How Will Younger Generations Be Able to Retire? by Bob Lowry

How Will Younger Generations Be Able to Retire? by Bob Lowry

Recently, I have added a simple poll question on the top right side of my blog. For a period of 6 days readers are asked to pick one of the possible responses. Then, I post another question and collect results. If the responses are sufficiently clear to a particular question, this is a simple way to generate new blog topics.

A few weeks ago the question asked how your retirement would compare to those in younger generations. Out of the four possible choices, more than half (56%) said, “Worse than me.” Another 15% said these folks would never be able to retire. No one thought those who follow us would do better than we are.

That is a conclusive result. Roughly 7 in 10 thought their children or grandchildren would not have the chance to experience a retirement as satisfying as theirs. This is a country where we have always believed those who follow us have the opportunity of a better life. If my completely unscientific poll is even close to right, a majority no longer believes that.

So, the question becomes, Why? What won’t younger people have what we do? My answers have to be entirely speculative, since that was not asked on the poll. But, I think I am on pretty safe ground with these thoughts.

1) The lack of company pensions or strong retirement plans. Certainly, the generation before us benefited from a system of pensions and health coverage after retirement. Many older Boomers enjoyed the same benefits. Beginning with changes in tax laws in the 1980’s and 90’s defined benefit pensions began to be replaced with defined contribution plans. This type of plan is much less generous and provides much less stability to one’s retirement planning.

2) The soaring cost of medical care. On a per capitas basis, health care costs have increased 500% since 1970, or to an average of over $11,000 per person per year. Younger workers have substantially less help in covering health care costs than we did. With the current political climate, it is likely this burden will continue to take away money that might otherwise be invested in retirement accounts.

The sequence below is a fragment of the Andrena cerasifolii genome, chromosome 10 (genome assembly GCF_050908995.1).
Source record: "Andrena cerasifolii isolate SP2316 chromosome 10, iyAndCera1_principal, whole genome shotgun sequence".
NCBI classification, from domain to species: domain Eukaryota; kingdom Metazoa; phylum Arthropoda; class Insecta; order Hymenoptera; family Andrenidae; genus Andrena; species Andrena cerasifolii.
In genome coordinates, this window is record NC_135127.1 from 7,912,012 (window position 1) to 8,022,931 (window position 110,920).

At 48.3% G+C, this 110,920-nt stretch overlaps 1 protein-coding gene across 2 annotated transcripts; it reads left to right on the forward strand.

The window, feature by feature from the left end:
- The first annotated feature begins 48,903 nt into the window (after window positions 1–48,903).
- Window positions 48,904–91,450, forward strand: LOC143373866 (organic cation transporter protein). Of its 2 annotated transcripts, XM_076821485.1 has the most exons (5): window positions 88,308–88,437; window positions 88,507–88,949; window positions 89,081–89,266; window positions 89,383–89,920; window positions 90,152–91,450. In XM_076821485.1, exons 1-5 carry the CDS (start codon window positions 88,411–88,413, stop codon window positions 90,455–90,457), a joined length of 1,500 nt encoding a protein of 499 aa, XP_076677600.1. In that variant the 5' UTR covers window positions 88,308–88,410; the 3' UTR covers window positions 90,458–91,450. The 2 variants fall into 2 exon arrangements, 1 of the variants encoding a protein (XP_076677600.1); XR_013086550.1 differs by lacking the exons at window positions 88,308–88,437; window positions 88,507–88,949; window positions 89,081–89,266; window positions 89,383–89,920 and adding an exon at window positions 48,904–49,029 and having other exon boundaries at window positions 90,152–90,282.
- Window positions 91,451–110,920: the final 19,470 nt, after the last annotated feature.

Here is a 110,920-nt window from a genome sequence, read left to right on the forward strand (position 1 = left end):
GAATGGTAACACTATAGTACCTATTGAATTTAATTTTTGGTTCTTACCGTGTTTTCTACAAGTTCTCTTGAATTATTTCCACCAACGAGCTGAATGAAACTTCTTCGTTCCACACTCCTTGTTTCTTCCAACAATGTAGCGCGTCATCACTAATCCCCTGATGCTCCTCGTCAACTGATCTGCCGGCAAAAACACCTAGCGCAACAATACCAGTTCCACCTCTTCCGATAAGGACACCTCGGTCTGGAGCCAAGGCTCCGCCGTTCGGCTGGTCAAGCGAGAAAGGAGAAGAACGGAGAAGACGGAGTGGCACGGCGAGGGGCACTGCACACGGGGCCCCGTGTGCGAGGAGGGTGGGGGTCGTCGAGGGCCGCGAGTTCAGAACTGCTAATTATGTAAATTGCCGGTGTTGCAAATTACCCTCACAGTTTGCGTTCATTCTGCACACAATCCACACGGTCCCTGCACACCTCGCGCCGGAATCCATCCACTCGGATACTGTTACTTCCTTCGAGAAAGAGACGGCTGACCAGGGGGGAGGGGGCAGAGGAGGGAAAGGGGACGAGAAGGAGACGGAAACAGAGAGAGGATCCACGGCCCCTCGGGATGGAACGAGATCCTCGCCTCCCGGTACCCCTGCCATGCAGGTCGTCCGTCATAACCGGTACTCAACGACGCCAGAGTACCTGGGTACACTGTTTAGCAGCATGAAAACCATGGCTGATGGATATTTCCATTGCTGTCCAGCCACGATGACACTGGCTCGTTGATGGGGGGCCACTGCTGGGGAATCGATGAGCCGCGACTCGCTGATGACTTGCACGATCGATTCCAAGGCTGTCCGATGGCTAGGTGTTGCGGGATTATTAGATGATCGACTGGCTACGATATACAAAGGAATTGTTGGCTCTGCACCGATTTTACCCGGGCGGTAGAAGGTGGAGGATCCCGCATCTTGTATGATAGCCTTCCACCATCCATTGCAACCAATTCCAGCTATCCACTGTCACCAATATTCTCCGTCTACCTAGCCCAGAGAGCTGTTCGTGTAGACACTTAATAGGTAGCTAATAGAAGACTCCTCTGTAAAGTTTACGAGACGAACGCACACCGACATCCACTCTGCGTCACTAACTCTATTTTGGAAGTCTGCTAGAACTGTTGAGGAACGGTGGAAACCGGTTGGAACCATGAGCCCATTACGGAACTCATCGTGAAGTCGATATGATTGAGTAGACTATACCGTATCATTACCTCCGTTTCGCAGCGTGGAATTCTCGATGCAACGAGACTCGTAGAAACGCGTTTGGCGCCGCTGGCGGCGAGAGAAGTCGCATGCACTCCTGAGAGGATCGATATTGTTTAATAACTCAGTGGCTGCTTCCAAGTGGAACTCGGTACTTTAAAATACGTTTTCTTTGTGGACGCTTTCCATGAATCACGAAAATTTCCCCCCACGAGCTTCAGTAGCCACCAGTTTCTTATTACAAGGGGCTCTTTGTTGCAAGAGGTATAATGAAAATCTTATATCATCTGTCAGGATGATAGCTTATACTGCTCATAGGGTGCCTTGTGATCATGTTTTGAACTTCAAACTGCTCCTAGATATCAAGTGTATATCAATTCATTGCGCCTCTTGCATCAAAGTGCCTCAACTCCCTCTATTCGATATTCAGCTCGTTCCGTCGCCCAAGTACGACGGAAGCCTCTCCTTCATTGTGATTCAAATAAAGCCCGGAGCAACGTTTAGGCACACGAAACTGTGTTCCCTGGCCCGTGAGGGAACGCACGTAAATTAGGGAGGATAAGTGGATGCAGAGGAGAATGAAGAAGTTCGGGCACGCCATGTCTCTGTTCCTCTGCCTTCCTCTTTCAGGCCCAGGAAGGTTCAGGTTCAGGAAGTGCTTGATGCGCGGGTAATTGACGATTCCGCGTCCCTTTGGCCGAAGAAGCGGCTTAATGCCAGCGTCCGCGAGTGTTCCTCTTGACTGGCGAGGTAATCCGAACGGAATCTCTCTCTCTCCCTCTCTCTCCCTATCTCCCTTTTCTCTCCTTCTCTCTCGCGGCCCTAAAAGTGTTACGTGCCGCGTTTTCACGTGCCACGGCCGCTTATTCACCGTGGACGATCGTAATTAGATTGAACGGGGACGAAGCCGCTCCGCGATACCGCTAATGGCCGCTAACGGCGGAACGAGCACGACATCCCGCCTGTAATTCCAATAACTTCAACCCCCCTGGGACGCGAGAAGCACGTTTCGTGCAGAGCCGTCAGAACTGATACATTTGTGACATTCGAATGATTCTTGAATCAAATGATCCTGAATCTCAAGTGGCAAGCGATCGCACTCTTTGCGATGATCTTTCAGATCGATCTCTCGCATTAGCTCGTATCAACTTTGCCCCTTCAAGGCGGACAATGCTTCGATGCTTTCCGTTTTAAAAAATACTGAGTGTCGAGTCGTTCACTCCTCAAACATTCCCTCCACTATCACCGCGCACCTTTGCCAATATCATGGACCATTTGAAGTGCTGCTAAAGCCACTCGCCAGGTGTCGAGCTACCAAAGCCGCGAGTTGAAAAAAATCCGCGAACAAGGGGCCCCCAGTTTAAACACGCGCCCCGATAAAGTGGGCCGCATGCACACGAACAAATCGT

3) The weak wage growth over the past few decades = poor rates of savings. Average wages have increased 4.63% on an annual basis since 1960. For most, that has not been nearly enough to keep up with the cost of living.

4) Instant gratification and confusing wants and needs. We remain a society driven by consumption. Advertising has one goal: to create dissatisfaction with the status quo. Financial education is lacking, so too many younger folks do not appreciate the need to delay gratification for a long term benefit.

5) A tax system based on what we earn, not what we consume. All the variables are too involved for this post, and I do not pretend to understand all the issues involved. But, a taxing system that emphasizes a tax on purchases, like a VAT tax, seems to be more logical than one based so heavily on taxing income and investments.

This is a complex problem, one well beyond my ability to suggest a solution that works for everyone. But, the poll I mentioned, along with any number of Internet articles and research reports indicates the ability of younger generations to enjoy retirement like many of us do should be of serious concern.

I sincerely hope that a satisfying retirement is not something that ends when our generation does. It is a stage of life that everyone should be able to experience, if that is their desire. As readers of this blog appreciate, retirement is not just about not working. It is about discovering aspects of one’s personality and character that can remain unrealized until the freedom of this phase of life begins.

By Bob Lowry

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